PowerShell: Copy-Item to Many Remote Computers

I thought I already blogged about this, but when a friend asked me if I had a script for quickly moving a file to many different computers, I couldn’t find the page. Knowing it would be a lot easier to copy and paste a link rather than explain the script each time someone asked me for this, I had my next blog topic.

Basic Copying
Copying a file from one location to another using PowerShell is a pretty simple process, but you can encounter some hiccups with the file paths depending on your setup. At the most basic level, all you need is the Copy-Item cmdlet.

Copy-Item –Path 'C:\OriginalLocation\FileName.txt' –Destination 'C:\NewLocation'

Alternatively you can use the Move-Item command in the same manner. Can you guess what the difference is? That’s right! Move-Item moves the item rather than copying it. I rarely move, but I copy all the time.

Multi-Computer Copying
The purpose of my script is for when you have a single file that needs to be pushed out to dozens of computers. It uses Copy-Item and loops through computers. The function  has extra Verbose logging, copy verification, and, of course, multi-computer copy capability.

Remember that the $Path needs to include the local file path including the file name and file extension. The $Destination needs to be formatted for remote calls or DriveLetter$ but should not include a file name. If you plan to rename the file across all the computers you are copying to, I suggest you just rename the original file first.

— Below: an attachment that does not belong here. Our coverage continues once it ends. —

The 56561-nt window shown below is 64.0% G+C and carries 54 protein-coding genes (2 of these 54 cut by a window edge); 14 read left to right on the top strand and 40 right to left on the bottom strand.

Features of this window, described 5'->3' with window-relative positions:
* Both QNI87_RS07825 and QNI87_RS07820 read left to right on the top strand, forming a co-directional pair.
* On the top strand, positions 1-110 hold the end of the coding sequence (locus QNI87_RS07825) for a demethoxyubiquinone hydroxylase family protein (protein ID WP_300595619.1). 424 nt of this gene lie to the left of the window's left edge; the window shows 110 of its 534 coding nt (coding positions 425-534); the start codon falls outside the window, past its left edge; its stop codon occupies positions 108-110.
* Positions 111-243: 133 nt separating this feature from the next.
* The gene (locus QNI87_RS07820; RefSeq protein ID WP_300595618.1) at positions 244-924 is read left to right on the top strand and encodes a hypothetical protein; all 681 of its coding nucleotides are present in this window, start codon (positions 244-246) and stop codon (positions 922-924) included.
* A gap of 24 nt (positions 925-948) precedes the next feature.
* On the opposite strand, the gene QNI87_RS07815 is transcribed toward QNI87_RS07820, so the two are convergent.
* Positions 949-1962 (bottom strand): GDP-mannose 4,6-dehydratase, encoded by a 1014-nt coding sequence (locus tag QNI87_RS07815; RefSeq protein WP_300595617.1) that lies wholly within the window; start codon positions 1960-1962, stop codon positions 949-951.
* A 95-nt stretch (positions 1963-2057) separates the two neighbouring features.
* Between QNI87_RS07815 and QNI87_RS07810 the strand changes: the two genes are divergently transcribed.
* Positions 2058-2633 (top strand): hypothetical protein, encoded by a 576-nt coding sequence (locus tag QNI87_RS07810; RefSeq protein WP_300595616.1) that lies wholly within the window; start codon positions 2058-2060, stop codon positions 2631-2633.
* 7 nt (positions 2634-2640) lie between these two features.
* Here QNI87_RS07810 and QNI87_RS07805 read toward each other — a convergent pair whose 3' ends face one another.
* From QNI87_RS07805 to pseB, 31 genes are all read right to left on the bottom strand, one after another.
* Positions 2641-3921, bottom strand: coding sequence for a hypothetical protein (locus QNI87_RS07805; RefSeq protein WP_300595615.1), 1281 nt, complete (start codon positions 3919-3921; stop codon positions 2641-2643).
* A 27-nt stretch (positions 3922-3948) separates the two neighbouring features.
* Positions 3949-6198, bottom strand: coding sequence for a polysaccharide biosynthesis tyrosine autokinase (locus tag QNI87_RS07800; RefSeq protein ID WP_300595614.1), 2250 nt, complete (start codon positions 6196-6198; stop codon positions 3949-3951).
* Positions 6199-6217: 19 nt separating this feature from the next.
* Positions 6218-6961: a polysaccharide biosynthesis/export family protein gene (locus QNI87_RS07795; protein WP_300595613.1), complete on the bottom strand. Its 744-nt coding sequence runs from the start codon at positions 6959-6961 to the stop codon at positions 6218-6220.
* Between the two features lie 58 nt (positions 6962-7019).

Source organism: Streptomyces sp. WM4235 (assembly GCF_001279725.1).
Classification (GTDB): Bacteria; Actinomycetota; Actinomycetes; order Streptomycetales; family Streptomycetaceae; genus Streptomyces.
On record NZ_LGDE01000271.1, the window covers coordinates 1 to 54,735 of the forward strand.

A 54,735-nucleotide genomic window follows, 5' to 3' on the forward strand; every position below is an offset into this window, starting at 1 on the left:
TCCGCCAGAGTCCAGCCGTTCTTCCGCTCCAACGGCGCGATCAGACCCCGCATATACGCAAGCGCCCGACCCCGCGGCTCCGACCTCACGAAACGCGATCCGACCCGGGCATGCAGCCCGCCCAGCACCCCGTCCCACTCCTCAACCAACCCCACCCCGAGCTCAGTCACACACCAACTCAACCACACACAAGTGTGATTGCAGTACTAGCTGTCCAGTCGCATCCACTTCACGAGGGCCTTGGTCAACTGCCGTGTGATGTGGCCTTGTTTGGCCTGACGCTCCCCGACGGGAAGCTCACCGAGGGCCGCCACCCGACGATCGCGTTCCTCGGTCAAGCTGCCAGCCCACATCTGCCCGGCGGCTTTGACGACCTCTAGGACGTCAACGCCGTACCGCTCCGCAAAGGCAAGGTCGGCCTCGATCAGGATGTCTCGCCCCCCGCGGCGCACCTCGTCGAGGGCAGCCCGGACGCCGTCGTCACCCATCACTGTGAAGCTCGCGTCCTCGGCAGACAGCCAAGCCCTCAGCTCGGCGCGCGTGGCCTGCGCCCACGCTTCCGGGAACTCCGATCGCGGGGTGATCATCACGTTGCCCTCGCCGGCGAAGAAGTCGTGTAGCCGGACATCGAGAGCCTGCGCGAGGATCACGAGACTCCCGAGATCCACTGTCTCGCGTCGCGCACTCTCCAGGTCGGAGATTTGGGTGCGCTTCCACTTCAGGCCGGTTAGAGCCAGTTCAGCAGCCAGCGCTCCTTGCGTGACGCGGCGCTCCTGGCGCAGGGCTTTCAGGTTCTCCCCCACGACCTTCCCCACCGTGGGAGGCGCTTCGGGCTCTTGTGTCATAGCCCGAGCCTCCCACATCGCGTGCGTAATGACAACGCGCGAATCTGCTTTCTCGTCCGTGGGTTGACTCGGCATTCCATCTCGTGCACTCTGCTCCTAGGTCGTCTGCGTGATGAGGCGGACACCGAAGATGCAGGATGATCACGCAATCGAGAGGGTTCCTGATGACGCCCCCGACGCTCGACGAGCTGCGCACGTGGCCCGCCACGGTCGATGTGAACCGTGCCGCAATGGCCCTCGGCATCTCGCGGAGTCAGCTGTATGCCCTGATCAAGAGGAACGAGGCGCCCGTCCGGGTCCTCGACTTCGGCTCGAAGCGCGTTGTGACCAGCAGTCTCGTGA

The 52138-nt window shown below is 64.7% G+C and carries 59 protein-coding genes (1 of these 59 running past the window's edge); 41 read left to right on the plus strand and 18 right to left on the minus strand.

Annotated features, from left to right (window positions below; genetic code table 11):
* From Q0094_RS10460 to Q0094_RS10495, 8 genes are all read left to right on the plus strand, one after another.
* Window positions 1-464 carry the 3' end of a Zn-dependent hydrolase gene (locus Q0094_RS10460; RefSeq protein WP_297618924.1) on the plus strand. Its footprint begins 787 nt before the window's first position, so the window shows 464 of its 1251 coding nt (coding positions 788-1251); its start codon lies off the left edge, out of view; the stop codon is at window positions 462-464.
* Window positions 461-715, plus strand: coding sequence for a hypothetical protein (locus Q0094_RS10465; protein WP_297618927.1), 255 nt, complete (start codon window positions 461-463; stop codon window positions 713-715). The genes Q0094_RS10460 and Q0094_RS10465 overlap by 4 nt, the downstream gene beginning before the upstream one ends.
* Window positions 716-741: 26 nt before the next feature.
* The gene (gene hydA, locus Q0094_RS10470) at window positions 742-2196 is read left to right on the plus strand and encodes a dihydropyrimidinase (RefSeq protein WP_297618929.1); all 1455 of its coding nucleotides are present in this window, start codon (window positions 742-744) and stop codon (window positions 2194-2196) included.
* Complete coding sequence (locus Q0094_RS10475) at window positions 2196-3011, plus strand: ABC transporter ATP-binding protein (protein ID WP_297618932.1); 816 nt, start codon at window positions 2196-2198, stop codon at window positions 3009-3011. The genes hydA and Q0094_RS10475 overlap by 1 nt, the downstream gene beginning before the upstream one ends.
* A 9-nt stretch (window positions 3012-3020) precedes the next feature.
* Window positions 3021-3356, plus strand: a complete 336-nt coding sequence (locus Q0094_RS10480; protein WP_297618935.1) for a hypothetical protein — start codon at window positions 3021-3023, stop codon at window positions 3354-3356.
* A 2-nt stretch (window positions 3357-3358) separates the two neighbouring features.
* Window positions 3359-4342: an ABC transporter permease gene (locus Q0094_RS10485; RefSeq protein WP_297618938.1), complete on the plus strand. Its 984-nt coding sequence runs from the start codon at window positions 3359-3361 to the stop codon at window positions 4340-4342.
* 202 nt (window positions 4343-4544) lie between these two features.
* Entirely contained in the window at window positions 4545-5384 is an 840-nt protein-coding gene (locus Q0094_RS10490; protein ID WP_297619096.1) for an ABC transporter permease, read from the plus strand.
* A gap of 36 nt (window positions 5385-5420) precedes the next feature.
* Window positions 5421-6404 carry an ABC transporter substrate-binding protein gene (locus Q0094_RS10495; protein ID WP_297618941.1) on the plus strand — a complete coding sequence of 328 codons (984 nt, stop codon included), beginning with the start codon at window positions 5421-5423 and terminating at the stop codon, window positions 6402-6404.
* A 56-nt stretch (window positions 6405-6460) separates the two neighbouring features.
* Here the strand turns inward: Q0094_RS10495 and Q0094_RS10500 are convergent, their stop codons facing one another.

Finally, I suggest you always use the –Verbose parameter for this function. It’s just a lot nicer seeing what is happening to your computers rather than the script just sitting there running, leaving you in the dark while you fret over what it might be doing…or not doing.

Function Copy-File
  Process {
   #Extract FileName from Path
   $File = $Path.Split('\')
   $File = $File[$File.Length-1]

  ForEach ($Computer in $ComputerName)
    Write-Verbose "Starting copy to $Computer"
    IF(Test-Path "\\$Computer\$Destination")
     Write-Verbose "Folder $Destination exists on $Computer"
     Write-Verbose "Creating folder $Destination on $Computer"
     New-Item "\\$Computer\$Destination" -Type Directory

   Write-Verbose "Copying $File to $Computer"
    Copy-Item -Path $Path -Destination "\\$Computer\$Destination" -Force